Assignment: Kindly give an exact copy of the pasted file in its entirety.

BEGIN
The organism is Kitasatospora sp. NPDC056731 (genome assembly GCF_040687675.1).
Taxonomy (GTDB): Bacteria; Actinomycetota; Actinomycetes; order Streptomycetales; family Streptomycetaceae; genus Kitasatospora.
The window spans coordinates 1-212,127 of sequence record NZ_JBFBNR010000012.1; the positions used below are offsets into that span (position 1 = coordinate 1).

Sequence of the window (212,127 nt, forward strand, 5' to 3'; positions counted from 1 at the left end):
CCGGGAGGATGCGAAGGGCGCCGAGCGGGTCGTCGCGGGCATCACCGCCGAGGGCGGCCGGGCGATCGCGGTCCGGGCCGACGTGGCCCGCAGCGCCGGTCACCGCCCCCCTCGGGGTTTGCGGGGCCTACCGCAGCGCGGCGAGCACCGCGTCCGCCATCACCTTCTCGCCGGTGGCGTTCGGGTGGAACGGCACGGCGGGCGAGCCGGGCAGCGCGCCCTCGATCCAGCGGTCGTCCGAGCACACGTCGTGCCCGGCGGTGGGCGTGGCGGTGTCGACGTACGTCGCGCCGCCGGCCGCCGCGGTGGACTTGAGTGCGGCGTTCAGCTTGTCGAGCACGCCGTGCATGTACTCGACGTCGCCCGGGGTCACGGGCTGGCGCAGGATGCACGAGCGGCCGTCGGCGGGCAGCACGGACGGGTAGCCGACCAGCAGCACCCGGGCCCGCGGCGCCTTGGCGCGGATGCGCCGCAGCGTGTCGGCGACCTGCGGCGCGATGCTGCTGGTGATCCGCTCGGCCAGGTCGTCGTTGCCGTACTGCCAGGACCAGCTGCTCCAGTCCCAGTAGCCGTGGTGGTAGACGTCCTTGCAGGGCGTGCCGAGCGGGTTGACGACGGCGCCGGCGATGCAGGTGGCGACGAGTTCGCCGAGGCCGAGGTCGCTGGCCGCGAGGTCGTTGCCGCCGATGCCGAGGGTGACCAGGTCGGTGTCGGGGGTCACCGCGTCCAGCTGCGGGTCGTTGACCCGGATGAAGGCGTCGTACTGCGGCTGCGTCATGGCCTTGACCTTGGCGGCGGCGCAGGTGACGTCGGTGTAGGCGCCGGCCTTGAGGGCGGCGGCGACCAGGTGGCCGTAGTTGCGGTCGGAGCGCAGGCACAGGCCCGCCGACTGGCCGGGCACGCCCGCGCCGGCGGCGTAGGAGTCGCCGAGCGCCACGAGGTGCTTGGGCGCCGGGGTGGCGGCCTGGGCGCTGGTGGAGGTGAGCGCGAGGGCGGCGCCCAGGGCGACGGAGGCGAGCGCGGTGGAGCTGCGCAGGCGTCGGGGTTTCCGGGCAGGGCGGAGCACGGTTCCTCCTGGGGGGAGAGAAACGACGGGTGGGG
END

The organism is Kitasatospora sp. NPDC056731 (genome assembly GCF_040687675.1).
Taxonomy (GTDB): Bacteria; Actinomycetota; Actinomycetes; order Streptomycetales; family Streptomycetaceae; genus Kitasatospora.
The window spans coordinates 1-212,127 of sequence record NZ_JBFBNR010000012.1; the positions used below are offsets into that span (position 1 = coordinate 1).

Sequence of the window (212,127 nt, forward strand, 5' to 3'; positions counted from 1 at the left end):
CCGGGAGGATGCGAAGGGCGCCGAGCGGGTCGTCGCGGGCATCACCGCCGAGGGCGGCCGGGCGATCGCGGTCCGGGCCGACGTGGCCCGCAGCGCCGGTCACCGCCCCCCTCGGGGTTTGCGGGGCCTACCGCAGCGCGGCGAGCACCGCGTCCGCCATCACCTTCTCGCCGGTGGCGTTCGGGTGGAACGGCACGGCGGGCGAGCCGGGCAGCGCGCCCTCGATCCAGCGGTCGTCCGAGCACACGTCGTGCCCGGCGGTGGGCGTGGCGGTGTCGACGTACGTCGCGCCGCCGGCCGCCGCGGTGGACTTGAGTGCGGCGTTCAGCTTGTCGAGCACGCCGTGCATGTACTCGACGTCGCCCGGGGTCACGGGCTGGCGCAGGATGCACGAGCGGCCGTCGGCGGGCAGCACGGACGGGTAGCCGACCAGCAGCACCCGGGCCCGCGGCGCCTTGGCGCGGATGCGCCGCAGCGTGTCGGCGACCTGCGGCGCGATGCTGCTGGTGATCCGCTCGGCCAGGTCGTCGTTGCCGTACTGCCAGGACCAGCTGCTCCAGTCCCAGTAGCCGTGGTGGTAGACGTCCTTGCAGGGCGTGCCGAGCGGGTTGACGACGGCGCCGGCGATGCAGGTGGCGACGAGTTCGCCGAGGCCGAGGTCGCTGGCCGCGAGGTCGTTGCCGCCGATGCCGAGGGTGACCAGGTCGGTGTCGGGGGTCACCGCGTCCAGCTGCGGGTCGTTGACCCGGATGAAGGCGTCGTACTGCGGCTGCGTCATGGCCTTGACCTTGGCGGCGGCGCAGGTGACGTCGGTGTAGGCGCCGGCCTTGAGGGCGGCGGCGACCAGGTGGCCGTAGTTGCGGTCGGAGCGCAGGCACAGGCCCGCCGACTGGCCGGGCACGCCCGCGCCGGCGGCGTAGGAGTCGCCGAGCGCCACGAGGTGCTTGGGCGCCGGGGTGGCGGCCTGGGCGCTGGTGGAGGTGAGCGCGAGGGCGGCGCCCAGGGCGACGGAGGCGAGCGCGGTGGAGCTGCGCAGGCGTCGGGGTTTCCGGGCAGGGCGGAGCACGGTTCCTCCTGGGGGGAGAGAAACGACGGGTGGGG